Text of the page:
By Jared Chausow
By Katie Toth
By Elizabeth Flock
By Albert Samaha
By Anna Merlan
By Jon Campbell
By Jon Campbell
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Soon the U.S. Chamber began sounding less like the apostle of free markets and more like the official welfare agency of the golden-parachute set. Donohue called for drastic cuts to social programs. But he also wanted taxpayers to bail out BP after its Gulf spill, defended the oil industry's $12 billion annual welfare package, and was outworked by no one in protecting Wall Street banks from "too big to fail" laws.
"The Chamber isn't really antigovernment," says Damon Silvers, policy director of the AFL-CIO, a federation of some of the nation's largest unions. "They just want the government to be subordinate to big business."
(The group isn't keen on discussing such contradictions. Spokeswoman Blair Latoff Holmes asked that questions be submitted in writing, but never responded.)
Even Chamber members understand that small merchants have been sidelined. "We try to help small businesses grow, and the U.S. Chamber is more big business," says Mark Jaffe, president of the Greater New York chapter.
This wouldn't be a problem if Donohue and company would stay in Washington. The trouble usually begins when they take their show on the road. After all, if you're fighting against things like equal pay for women or rules on dumping hazardous waste, you need a sugary helping of deceit to make it edible in the heartland.
And that's when the local chambers rebel.
IV. Honesty may be the best policy, but what does that have to do with politics?
During the last elections, some 40 local chambers were forced to publicly distance themselves from the national group. That's because the U.S. Chamber prefers to speak by attack ad when it arrives in the hinterlands.
Stylistically, the TV ads are the same ham-fisted productions found in most campaigns. Ominous music. Voice-overs predicting doom. A simpleton's message impugning character. Senator Bill Swenson: He's impolite to his mother.
What sets the U.S. Chamber apart is its consistent – even comical – level of deceit.
Go ahead — run a search for "U.S. Chamber" at FactCheck.org, a nonpartisan group that researches political ads for their veracity. The group has written about so many Chamber ads deemed false or misleading that it could sue for carpal tunnel damage.
In Florida, the U.S. Chamber ran one TV ad claiming that Democratic U.S. Senator Bill Nelson voted to cut $500 billion from Medicare to fund Obamacare. The assertion was widely debunked, but that didn't stop the Chamber from running the ad 2,599 times to terrify the state's elderly.
In Ohio, it ran another attack ad 5,515 times, this time claiming that U.S. Senator Sherrod Brown voted to raise energy taxes. Brown actually voted to phase out a $12 billion annual welfare package to the hyper-profitable oil industry, something that even conservative Ohioans would probably applaud.
"They're certainly one of the worst," says Justin Barasky, communications director for the Brown campaign. "You can usually bet good money that they're misleading at best, ridiculously false at worst and often offensive."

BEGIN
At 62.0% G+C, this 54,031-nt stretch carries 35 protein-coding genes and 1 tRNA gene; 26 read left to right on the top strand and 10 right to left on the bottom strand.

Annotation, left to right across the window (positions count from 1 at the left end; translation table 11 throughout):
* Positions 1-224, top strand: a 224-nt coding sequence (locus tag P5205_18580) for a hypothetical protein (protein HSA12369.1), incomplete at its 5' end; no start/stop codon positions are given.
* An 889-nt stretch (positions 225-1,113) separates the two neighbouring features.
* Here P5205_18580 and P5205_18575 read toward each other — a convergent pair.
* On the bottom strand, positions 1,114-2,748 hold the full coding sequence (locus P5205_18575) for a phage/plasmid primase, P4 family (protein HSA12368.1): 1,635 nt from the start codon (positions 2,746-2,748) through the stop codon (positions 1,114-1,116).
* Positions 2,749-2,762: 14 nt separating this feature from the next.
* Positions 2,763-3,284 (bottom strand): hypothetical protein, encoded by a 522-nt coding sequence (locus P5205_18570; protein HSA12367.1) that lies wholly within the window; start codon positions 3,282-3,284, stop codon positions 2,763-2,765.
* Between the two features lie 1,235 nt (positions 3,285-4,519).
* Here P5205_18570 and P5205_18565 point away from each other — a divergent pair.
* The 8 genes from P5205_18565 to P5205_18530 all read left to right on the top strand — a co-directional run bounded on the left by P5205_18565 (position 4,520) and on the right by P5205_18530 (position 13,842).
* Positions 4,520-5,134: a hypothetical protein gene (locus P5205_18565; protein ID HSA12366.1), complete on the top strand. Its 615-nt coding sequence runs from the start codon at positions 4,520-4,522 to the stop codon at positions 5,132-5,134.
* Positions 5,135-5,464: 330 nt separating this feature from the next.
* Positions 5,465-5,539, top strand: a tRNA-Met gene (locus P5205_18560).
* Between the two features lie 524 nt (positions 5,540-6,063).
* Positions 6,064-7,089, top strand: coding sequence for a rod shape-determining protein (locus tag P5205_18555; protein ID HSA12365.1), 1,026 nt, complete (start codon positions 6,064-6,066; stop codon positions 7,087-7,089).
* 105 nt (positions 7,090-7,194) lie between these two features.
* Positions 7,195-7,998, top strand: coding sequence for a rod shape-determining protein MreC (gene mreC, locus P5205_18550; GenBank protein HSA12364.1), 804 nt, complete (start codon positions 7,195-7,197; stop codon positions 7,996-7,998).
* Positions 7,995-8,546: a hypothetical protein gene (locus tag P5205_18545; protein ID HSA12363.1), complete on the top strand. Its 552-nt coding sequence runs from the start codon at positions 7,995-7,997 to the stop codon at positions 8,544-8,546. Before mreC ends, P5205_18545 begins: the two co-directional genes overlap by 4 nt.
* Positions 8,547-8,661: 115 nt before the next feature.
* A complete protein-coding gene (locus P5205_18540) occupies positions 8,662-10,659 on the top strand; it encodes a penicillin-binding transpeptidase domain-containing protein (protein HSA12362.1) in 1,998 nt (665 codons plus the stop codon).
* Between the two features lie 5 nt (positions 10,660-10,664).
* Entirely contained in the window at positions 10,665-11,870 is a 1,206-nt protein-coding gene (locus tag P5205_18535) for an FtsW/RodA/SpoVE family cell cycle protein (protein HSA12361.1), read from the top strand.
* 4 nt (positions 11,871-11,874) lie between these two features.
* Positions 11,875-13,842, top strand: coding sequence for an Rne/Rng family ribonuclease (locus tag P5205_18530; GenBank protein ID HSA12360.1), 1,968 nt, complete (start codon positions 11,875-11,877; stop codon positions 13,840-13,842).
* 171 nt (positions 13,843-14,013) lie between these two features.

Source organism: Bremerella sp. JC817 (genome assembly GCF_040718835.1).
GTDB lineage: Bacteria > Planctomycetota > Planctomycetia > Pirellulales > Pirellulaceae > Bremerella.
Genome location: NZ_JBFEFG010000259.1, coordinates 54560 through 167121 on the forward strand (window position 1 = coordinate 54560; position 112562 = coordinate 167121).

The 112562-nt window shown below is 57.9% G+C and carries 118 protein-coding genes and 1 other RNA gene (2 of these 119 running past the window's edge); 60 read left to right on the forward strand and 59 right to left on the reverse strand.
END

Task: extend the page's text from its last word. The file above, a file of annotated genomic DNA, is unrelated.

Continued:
Yet the Chamber created its biggest fury in Montana, a small-population state where politics operate on a first-name basis. The locals mutinied.
V. The Big Gorilla rides into town...and gets its ass kicked.
It's been more than a year since the U.S. Chamber's assault on Senator Jon Tester, a Montana Democrat. He's still seething.
"They just come in and try to distort, distort, distort," Tester says. "When you're being outspent significantly, it's tough to fight back."
In Montana, the Chamber threw the same awkward roundhouses that it did at Nelson and Brown, adding claims that Tester had raised taxes, killed jobs and almost single-handedly increased unemployment. Taken as true, you'd assume that Tester also spent his days punching Girl Scouts.
But it wasn't true. And the local chambers knew it.
The Great Falls Chamber labeled the assault "hit ads" and "half-truths." The director of the Butte Chamber called the spots "a real waste of money," adding, "I don't think that's where chamber memberships and dues should be going." Other Montana chambers sought cover, announcing that they played no role in the smear.
"The whole goal was to make me into something I wasn't," says Tester. "They weren't particularly well done. They misspelled my name, for example. One of the issues I got marked down on was equal pay for women. The U.S. Chamber doesn't think women should get equal pay for equal work."
The campaign backfired. Tester was re-elected.
What the Big Gorilla couldn't seem to grasp is that what makes you mighty in Washington tends to make you repellent everywhere else. Depending on who's doing the counting, this has caused somewhere between 40 and 60 local chambers to leave the national group.
Robin Comstock will tell you why.
VI. A rebellion in New Hampshire.
In 2008, the U.S. Chamber aimed its guns at Jeanne Shaheen, a popular former governor running for the U.S. Senate in New Hampshire. One ad parodied silent movies, showing a caricature of Shaheen being tied to railroad tracks and run over by a train, says Comstock, president of the Greater Manchester Chamber.
"The reaction was horrible," she says.